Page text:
Markers of motor representation \begin{enumerate} \item are unaffected by variations in kinematic features but not goals \citep[e.g.][]{cattaneo:2010_state-dependent,umilta:2008pliers,cattaneo:2009_representation,rochat:2010_responses} \item are affected by variations in goals but not kinematic features \citep[e.g.][]{Fogassi:2005nf,bonini:2010_ventral,cattaneo:2007_impairment,Umilta:2001zr,villiger:2010_activity,koch:2010_resonance} \end{enumerate} So: \begin{enumerate}[resume] \item carry information about goals (from 1,2) \end{enumerate} Also \begin{enumerate}[resume] \item Information about outcomes guides planning-like processes \citep[consider][]{grafton:2007_evidence,jeannerod:1998nbo,wolpert:1995internal, miall:1996_forward,arbib:1985_coordinated,mason:2001_hand,santello:2002_patterns}. \end{enumerate}

some
motor representations (/schema) represent ???outcomes = goals

‘a given motor act may change both as a function of what motor act will follow it—a sign of planning—and as a function of what motor act preceded it—a sign of memory’ \citep[p.~294]{cohen:2004_wherea}.

‘a given motor act may change ... as a function of what motor act will follow it—a sign of planning’

Cohen & Rosenbaum 2004, p. 294

Let me go back and start with some almost uncontroversial facts about motor representations and their action-coordinating role.
Why postulate motor representations at all? [Dependence of present actions on future actions is one reason for doing so.]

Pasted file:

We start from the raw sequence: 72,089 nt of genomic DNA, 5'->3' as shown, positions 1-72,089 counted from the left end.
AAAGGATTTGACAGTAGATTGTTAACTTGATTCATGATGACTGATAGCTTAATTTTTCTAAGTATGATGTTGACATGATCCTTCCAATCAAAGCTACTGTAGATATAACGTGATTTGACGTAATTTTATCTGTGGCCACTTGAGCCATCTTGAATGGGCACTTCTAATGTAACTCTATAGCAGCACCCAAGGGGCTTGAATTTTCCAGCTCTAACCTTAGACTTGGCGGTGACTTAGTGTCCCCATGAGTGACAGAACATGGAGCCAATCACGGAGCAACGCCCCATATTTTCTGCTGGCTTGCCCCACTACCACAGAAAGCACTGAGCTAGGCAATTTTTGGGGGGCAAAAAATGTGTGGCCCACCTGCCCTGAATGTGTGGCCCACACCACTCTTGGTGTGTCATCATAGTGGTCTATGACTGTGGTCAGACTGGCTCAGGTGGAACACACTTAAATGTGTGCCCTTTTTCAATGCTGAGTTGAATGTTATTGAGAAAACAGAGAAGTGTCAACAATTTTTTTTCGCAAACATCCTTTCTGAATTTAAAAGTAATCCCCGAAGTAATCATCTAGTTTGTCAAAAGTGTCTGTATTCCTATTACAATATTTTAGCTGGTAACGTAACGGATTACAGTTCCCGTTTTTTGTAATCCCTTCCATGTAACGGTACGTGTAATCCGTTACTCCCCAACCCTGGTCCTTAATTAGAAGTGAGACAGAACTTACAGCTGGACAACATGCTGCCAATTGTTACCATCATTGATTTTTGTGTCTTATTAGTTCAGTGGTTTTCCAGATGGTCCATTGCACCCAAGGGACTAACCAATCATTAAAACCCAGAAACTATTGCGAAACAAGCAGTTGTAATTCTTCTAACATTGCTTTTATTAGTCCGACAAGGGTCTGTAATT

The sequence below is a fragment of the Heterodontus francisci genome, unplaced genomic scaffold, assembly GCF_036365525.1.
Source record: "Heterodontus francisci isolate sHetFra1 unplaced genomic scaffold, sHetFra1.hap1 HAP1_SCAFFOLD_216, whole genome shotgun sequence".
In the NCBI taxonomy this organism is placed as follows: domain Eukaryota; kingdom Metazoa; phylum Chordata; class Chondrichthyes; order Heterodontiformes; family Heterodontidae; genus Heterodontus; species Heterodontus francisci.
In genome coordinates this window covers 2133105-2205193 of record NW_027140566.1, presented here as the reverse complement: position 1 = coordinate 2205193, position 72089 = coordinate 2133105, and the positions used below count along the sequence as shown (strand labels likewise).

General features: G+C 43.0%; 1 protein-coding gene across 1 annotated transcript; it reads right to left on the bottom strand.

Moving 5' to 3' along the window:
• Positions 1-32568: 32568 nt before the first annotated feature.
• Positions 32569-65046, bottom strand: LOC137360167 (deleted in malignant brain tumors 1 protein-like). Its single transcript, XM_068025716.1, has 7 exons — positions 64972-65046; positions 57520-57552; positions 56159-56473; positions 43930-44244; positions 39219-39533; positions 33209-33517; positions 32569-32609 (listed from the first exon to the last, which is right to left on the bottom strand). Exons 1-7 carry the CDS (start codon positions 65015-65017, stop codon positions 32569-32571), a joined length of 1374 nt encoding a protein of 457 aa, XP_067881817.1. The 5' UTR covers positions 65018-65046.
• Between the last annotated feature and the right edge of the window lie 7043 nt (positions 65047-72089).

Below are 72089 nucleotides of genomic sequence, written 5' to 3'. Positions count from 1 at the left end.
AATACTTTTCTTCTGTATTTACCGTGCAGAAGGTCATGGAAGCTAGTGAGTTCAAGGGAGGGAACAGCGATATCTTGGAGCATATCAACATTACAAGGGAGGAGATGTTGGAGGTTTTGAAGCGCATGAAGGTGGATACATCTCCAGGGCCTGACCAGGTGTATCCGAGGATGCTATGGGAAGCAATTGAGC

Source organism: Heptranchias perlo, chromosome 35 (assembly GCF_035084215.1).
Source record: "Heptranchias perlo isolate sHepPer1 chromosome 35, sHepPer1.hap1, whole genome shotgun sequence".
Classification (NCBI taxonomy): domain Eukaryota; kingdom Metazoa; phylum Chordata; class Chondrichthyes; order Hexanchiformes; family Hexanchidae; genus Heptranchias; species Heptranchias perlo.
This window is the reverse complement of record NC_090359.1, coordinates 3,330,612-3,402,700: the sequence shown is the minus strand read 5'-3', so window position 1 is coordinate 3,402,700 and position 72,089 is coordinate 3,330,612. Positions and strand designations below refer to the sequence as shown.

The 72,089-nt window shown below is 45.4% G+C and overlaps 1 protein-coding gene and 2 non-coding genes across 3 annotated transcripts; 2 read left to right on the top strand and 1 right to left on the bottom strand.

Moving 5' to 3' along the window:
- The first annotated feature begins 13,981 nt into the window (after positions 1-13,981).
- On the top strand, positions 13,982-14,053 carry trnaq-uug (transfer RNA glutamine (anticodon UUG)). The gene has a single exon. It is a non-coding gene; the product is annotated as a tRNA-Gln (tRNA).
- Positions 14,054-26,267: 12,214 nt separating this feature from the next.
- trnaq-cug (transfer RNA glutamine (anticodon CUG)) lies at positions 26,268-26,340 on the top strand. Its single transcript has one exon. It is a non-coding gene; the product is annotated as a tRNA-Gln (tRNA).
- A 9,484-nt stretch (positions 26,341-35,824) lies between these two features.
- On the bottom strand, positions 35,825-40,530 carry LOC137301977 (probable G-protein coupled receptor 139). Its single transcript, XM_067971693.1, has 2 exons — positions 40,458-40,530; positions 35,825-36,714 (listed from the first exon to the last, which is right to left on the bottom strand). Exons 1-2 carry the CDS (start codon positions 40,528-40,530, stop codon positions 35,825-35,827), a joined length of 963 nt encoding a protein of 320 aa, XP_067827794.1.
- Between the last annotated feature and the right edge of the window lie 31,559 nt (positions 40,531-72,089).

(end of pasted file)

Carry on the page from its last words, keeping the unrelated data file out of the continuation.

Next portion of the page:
Suppose you are a cook who needs to take an egg from its box, crack it and put it (except for the shell) into a bowl ready for beating into a carbonara sauce. Even for such mundane, routine actions, the constraints on adequate performance can vary significantly depending on subtle variations in context. For example, the position of a hot pan may require altering the trajectory along which the egg is transported, or time pressures may mean that the action must be performed unusually swiftly on this occasion. Further, many of the constraints on performance involve relations between actions occurring at different times. To illustrate, how tightly you need to grip the egg now depends, among other things, on the forces to which you will subject the egg in lifting it later. It turns out that people reliably grip objects such as eggs just tightly enough across a range of conditions in which the optimal tightness of grip varies. This indicates (along with much other evidence) that information about the cook’s anticipated future hand and arm movements appropriately influences how tightly she initially grips the egg (compare \citealp{kawato:1999_internal}). This anticipatory control of grasp, like several other features of action performance (\citealp[see][chapter 1]{rosenbaum:2010_human} for more examples), is not plausibly a consequence of mindless physiology, nor of intention and practical reasoning. This is one reason for postulating motor representations, which characteristically play a role in coordinating sequences of very small scale actions such as grasping an egg in order to lift it.